# Fundamental Theorem of Calculus Part II

1. Jul 9, 2012

### Mosaness

1. Find the derivative of:
∫cos3(t)

where a = 1/x and b = ∏/3

This was a part of a question on my first calc exam and I just wanted to know if I did it correctly.

We can solve this using the Fundamental Theorem of Calculus, Part II

The solution would be to simply plug in the values for a and b, which should give a final answer of -1 - cos3(1/x)

2. Jul 9, 2012

### SammyS

Staff Emeritus
What was the problem exactly ?

Was it, find $\displaystyle \frac{d}{dx}\int_{1/x}^{\pi/3}{\cos^3(t)}\,dt\ ?$

3. Jul 9, 2012

### Mosaness

Yes. That was it

4. Jul 9, 2012

### Mosaness

It said find the derivative of: and then the integral you gave

5. Jul 9, 2012

### HallsofIvy

Staff Emeritus
No, what you have is incorrect. You do NOT "just plug in values for a and b"- the problem is not quite that simple. In particular, the "Fundamental Theorem of Calculus" says that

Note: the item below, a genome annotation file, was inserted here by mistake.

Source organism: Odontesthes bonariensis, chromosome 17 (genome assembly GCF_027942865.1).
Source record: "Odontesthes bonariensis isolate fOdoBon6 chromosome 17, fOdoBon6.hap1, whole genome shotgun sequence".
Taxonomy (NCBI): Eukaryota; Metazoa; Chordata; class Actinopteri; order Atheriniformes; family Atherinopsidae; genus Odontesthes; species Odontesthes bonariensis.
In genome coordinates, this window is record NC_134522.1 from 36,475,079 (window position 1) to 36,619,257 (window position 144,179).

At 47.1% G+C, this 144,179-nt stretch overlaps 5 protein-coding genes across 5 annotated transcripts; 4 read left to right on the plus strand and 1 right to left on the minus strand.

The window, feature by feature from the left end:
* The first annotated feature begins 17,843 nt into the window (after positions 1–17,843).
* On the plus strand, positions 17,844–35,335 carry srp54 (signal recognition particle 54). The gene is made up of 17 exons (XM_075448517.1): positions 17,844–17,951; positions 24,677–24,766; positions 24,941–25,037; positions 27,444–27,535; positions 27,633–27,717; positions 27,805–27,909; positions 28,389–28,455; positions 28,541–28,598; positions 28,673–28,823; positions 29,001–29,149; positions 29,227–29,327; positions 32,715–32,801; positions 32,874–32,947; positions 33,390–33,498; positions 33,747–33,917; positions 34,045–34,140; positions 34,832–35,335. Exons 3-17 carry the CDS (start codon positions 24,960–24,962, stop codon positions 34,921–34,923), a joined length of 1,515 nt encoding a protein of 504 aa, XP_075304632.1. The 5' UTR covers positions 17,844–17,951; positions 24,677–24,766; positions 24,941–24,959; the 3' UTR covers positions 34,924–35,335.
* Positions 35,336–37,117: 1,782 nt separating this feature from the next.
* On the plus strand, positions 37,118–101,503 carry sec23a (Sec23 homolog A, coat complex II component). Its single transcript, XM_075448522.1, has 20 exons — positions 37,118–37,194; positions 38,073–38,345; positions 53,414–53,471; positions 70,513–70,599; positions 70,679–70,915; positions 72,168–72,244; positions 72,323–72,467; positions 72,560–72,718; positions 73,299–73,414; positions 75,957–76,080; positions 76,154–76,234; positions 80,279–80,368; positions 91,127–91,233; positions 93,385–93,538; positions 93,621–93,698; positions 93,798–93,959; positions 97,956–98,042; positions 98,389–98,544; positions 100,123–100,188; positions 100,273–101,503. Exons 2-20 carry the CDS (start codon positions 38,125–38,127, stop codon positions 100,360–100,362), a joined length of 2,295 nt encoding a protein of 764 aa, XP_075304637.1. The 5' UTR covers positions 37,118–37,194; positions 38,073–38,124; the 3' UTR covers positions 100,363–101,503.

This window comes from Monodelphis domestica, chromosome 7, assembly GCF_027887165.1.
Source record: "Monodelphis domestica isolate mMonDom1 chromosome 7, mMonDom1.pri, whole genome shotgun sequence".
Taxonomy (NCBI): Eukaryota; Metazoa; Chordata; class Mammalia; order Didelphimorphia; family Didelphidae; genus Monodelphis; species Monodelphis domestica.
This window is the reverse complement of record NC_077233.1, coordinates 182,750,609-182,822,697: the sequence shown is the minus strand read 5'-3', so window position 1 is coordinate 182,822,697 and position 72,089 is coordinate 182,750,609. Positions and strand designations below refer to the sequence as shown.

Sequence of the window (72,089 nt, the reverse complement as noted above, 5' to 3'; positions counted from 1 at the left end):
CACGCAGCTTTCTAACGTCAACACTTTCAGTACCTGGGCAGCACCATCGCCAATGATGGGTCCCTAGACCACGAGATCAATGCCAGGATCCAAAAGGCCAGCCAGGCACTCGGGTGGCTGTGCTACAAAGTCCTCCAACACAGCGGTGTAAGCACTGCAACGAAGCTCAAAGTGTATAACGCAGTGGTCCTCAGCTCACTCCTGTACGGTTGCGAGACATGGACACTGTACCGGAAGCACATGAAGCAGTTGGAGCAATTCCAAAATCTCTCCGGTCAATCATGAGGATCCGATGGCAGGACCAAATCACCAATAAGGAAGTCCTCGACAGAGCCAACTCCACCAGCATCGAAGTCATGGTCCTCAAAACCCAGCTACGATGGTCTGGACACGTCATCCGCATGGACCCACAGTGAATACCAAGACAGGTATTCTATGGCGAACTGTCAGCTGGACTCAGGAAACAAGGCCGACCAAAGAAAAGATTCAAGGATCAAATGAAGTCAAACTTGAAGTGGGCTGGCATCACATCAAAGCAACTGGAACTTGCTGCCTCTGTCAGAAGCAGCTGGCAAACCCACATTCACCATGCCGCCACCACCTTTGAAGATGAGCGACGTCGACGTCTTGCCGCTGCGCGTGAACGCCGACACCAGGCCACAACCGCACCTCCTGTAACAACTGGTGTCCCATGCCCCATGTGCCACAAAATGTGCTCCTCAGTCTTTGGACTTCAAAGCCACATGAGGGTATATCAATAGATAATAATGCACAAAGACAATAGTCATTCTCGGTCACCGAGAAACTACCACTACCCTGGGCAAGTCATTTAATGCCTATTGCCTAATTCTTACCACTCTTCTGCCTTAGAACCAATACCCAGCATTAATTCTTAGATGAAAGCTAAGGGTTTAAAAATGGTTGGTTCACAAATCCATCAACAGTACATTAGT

$$\frac{d}{dx}\int_a^x f(t)dt= f(x)$$
so you have to do something about the facts that
1) "x" is in the lower limit, not the upper.
2) The limit is 1/x, not x.

$$\frac{d}{dx}\int_{1/x}^{\pi/3} cos^3(t)dt= -\frac{d}{dx}\int_{\pi/3}^{1/x}cos^3(t)dt$$
If you let u= 1/x, that is
$$-\frac{d}{dx}\int_{\pi/3}^u cos^3(t)dt= -\frac{du}{dx}\frac{d}{du}\int_{\pi/3}^u cos^3(t)dt$$

The derivative of dF/dx is (du/dx)(dF/du) so you need to find du/dx from the definition of u and dF/du from the "Fundamental Theorem of Calculus".